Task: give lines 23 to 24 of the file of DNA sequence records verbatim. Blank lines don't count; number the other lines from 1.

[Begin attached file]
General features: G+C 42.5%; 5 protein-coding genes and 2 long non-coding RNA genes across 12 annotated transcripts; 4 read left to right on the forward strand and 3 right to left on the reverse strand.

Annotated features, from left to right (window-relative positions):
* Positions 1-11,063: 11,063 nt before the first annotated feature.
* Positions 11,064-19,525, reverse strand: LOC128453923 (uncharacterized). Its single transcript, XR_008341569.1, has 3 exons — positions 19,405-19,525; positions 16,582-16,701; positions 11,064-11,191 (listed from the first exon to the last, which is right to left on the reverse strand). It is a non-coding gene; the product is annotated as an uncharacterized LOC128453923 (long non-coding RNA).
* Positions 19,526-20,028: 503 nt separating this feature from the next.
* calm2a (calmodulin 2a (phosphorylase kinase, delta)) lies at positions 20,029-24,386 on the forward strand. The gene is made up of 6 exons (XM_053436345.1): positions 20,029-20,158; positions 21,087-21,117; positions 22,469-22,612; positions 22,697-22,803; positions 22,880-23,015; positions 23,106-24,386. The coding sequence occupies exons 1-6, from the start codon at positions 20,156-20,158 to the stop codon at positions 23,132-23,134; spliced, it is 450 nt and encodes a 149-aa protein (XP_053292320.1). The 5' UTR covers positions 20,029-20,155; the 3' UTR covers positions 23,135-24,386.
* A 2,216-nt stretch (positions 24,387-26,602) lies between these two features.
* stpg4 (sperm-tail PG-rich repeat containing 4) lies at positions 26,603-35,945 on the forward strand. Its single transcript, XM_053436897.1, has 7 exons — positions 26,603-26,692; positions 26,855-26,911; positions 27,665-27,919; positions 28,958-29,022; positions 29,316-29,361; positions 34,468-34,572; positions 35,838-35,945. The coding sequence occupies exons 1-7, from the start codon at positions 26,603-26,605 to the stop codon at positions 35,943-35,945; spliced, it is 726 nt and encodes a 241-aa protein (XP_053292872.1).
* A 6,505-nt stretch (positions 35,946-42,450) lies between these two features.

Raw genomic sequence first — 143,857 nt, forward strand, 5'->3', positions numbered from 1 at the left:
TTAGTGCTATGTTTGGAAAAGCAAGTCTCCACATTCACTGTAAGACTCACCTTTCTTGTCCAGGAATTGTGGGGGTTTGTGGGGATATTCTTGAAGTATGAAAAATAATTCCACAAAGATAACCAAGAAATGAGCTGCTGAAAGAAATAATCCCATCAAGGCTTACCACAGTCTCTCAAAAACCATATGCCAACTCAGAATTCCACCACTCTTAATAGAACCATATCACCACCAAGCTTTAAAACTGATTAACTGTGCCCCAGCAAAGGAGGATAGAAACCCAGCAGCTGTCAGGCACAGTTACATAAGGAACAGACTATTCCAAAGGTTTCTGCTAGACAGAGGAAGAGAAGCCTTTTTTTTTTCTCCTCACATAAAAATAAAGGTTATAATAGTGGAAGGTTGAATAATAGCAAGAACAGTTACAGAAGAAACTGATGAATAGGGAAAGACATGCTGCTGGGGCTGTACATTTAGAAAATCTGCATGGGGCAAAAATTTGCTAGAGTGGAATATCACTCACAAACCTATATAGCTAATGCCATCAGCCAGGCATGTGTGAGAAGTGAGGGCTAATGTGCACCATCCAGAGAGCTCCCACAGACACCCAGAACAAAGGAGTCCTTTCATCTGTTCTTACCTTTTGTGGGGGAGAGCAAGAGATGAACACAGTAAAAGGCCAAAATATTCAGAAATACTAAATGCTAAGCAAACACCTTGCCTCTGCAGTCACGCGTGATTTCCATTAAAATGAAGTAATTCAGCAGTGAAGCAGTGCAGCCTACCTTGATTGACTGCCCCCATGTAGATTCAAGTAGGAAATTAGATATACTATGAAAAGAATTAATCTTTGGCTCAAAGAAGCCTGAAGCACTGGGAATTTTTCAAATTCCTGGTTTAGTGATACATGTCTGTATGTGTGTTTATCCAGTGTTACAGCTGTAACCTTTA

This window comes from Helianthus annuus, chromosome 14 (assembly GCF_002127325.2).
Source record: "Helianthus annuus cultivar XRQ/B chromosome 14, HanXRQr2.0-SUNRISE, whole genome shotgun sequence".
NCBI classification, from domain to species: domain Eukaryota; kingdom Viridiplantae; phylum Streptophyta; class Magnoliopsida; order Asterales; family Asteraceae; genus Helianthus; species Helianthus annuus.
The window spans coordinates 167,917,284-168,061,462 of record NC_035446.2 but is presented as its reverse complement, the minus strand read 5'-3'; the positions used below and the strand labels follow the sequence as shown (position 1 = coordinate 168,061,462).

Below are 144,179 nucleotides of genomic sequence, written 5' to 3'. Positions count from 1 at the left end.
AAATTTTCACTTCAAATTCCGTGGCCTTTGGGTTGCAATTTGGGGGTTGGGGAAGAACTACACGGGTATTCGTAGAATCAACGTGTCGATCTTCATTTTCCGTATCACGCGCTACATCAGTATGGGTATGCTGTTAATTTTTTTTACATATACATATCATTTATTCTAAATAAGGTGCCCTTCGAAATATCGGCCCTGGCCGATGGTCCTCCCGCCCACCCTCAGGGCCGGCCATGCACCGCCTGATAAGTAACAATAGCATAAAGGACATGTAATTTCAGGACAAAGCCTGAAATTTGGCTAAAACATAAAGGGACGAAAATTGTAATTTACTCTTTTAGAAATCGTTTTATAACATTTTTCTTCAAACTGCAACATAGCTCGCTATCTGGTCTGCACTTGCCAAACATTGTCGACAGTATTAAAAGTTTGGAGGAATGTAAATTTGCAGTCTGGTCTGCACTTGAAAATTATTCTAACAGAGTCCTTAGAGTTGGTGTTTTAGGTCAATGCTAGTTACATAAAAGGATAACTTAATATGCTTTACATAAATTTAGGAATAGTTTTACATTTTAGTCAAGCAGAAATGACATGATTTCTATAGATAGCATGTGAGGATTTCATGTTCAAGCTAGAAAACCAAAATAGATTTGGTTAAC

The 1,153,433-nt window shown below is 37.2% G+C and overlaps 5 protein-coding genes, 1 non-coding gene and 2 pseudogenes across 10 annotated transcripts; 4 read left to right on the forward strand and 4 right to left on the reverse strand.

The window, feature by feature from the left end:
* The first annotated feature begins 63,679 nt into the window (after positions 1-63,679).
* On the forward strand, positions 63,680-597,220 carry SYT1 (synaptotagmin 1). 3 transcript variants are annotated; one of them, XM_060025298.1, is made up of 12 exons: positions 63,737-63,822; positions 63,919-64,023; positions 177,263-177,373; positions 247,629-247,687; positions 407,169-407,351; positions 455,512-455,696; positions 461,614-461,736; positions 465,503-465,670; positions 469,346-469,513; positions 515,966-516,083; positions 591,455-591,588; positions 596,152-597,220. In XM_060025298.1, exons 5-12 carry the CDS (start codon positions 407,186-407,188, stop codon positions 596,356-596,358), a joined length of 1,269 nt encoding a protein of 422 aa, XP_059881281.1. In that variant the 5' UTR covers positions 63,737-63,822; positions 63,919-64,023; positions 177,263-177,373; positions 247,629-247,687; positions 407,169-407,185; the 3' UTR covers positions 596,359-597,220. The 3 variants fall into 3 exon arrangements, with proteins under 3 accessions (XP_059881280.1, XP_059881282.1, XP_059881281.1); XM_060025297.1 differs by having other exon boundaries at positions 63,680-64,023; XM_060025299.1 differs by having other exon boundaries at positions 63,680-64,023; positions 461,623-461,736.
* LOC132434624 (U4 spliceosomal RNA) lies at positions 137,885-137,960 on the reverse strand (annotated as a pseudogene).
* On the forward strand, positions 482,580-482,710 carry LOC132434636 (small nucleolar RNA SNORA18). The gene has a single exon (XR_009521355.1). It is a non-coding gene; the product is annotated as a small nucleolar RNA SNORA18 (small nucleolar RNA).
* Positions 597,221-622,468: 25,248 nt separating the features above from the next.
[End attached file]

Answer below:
* On the forward strand, positions 482,580-482,710 carry LOC132434636 (small nucleolar RNA SNORA18). The gene has a single exon (XR_009521355.1). It is a non-coding gene; the product is annotated as a small nucleolar RNA SNORA18 (small nucleolar RNA).
* Positions 597,221-622,468: 25,248 nt separating the features above from the next.